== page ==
Gov. Gavin Newsom announced Friday that counties being monitored by the state, of which L.A. County is one, are not allowed to open their public and private school campuses in the fall.
Newsom said that if a county has been placed on a list being monitored by the state for worsening coronavirus trends, of which there are 33, they will not be allowed to reopen for on-campus classes until they have not been on the list for 14 straight days.
Counties that are not on the list, and allowed to reopen, will need to follow strict guidelines in order to reopen to ensure the safety of their students and staff, Newsom said.
“Learning in the state of California is non-negotiable,” said Newsom.
There are more than 6 million students within California school districts. Two Santa Clarita Valley school districts, the William S. Hart Union High School District and the Castaic Union School District, have already announced that they will be using an online format for the beginning of the 2020 fall semester/trimester.
In addition to all school staff, students in third grade and above must wear masks, Newsom said. Masks are optional, but strongly encouraged, for students in the second grade or below.
“Our students, our teachers, our staff and, certainly, parents, we all prefer classroom instruction for obvious reasons,” said Newsom. “But only if it can be done safely.”
Newsom laid out five principles that he wanted instilled within school districts in order for them to return to campuses:
- Safe in-person school based on local health data.
- Strong mask requirements for anyone in the school.
- Physical distancing requirements and adaptations.
- Regular testing and dedicated contact tracing for outbreaks at schools.
- Rigorous distance learning.
For the first principle, Newsom emphasized that counties listed as those with negative trends for coronavirus cases are not allowed to physically reopen for in-person instruction.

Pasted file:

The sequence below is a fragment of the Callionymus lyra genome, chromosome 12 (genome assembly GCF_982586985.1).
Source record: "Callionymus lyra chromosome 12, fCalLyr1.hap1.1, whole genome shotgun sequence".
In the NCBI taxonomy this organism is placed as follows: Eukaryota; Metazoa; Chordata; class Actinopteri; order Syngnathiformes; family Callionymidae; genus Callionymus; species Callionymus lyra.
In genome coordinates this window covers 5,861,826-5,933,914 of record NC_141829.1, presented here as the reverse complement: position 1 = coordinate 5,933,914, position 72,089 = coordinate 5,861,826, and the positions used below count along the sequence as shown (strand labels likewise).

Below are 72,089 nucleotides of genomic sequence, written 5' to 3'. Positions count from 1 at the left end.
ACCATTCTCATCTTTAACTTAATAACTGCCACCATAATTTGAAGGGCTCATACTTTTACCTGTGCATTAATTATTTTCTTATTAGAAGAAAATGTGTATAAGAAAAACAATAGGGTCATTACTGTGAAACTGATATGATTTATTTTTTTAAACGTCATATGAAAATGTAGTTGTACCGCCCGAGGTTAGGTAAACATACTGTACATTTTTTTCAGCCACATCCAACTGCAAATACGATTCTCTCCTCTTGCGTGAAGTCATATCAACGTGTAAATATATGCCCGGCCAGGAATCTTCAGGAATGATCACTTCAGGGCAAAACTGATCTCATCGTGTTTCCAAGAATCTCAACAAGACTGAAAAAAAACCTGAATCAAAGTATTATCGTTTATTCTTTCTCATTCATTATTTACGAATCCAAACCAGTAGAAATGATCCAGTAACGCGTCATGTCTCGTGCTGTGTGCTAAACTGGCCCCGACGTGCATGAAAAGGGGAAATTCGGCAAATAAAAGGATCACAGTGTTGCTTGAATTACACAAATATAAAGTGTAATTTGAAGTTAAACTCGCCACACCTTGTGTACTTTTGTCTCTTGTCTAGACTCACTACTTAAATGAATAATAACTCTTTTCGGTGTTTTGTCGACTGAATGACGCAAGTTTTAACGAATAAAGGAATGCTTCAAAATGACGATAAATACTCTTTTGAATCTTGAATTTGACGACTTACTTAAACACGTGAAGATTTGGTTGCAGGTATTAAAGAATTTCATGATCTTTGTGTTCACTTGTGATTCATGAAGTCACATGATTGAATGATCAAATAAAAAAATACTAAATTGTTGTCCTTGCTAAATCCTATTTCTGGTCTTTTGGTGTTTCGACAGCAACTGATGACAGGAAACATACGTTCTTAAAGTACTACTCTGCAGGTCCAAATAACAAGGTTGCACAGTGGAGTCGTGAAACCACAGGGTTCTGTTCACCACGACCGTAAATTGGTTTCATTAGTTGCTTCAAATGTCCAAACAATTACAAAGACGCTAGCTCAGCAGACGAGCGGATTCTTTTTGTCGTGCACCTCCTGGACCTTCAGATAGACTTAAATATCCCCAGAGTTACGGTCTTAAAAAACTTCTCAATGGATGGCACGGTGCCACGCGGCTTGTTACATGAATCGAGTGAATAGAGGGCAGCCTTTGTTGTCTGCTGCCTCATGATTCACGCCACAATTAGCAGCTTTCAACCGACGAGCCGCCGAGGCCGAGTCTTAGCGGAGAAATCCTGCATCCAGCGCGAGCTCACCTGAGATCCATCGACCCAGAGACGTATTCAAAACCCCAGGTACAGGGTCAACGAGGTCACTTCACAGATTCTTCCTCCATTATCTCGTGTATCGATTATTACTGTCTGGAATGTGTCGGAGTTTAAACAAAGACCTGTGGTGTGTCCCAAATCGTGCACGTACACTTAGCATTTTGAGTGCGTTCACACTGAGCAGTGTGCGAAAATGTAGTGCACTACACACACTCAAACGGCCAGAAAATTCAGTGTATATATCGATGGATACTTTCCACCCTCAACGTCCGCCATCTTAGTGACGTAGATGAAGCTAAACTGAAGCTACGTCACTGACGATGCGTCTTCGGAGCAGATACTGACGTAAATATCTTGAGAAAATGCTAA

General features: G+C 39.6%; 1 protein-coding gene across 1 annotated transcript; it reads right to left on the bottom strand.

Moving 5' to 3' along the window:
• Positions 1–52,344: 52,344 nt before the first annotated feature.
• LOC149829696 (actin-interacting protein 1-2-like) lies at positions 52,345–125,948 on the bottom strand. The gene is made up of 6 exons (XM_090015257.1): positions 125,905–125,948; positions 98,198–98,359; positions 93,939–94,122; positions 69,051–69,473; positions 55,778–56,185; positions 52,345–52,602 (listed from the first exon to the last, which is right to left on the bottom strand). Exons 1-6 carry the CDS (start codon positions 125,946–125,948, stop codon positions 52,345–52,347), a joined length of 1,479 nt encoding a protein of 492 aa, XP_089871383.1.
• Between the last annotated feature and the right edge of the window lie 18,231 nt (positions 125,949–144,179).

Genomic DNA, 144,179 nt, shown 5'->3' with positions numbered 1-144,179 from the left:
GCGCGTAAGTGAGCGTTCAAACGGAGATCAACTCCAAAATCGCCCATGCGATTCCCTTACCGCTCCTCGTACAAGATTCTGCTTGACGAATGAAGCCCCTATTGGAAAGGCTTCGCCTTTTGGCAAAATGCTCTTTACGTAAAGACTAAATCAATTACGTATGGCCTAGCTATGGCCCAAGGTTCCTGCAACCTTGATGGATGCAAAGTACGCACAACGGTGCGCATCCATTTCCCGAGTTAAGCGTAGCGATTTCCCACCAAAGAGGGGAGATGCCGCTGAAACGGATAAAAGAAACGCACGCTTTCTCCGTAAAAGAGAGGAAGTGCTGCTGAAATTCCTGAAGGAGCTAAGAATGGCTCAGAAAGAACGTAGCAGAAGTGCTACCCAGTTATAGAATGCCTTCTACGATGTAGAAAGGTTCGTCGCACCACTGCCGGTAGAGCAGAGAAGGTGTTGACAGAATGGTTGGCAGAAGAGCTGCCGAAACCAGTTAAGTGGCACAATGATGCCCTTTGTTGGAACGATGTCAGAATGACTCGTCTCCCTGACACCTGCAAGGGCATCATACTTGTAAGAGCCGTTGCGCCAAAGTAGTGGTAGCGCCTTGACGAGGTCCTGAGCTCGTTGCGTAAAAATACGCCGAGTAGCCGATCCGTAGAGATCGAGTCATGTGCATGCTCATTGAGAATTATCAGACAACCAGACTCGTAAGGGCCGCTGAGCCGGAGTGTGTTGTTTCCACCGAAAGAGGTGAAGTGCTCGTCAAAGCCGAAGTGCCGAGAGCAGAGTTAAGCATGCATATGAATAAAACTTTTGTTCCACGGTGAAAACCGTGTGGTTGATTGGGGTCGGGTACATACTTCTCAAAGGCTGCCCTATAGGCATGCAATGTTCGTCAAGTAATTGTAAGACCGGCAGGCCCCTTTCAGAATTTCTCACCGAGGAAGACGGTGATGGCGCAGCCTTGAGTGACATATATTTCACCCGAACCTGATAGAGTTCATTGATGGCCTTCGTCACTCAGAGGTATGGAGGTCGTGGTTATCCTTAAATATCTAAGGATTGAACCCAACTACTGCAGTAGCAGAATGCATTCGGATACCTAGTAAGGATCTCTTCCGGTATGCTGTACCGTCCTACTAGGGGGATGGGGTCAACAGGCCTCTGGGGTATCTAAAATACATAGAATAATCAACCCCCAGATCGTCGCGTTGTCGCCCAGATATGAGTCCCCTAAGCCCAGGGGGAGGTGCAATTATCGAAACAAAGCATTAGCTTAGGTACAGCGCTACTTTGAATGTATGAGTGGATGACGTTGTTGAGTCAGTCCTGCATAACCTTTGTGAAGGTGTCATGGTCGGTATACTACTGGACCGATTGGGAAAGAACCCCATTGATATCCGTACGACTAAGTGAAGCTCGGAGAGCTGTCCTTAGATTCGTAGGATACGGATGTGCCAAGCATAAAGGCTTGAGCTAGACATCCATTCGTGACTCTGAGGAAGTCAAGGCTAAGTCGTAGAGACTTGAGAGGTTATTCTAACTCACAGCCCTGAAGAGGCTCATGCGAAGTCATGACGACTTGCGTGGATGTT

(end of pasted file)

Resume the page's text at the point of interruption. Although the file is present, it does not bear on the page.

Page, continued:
In a statement published Friday by the Los Angeles County Public Health Department, officials said they would adhere to the state school guidelines.
“While it is disheartening and unfortunate that Los Angeles County students can’t plan for a normal first day back at school, we respect the governor’s decision to insist that counties reduce the rate of community transmission before schools reopen for in-person classroom learning,” said Public Health Director Barbara Ferrer. “I know this is difficult news for the children and families of Los Angeles County, and we will need to work together as a county to support quality distance learning opportunities for families and all children until students can get back to in-person instruction at their schools.”
Newsom said the closure decisions would be made by public health officers and that, after 14 days of not being on the state’s “watch list,” a district may return with the approval of the local public health officer.
As for the other requirements, Newsom stated that everyone within a school must remain 6 feet apart and that health screenings will be required, as well as regular testing for staff.
In order to ensure that the distance learning is effective while counties wait to be taken off the watch list, Newsom said school districts should pursue having a device for every child, have live interaction between teacher and student daily, maintain challenging course work, and have supports in place for English-learner and special education students.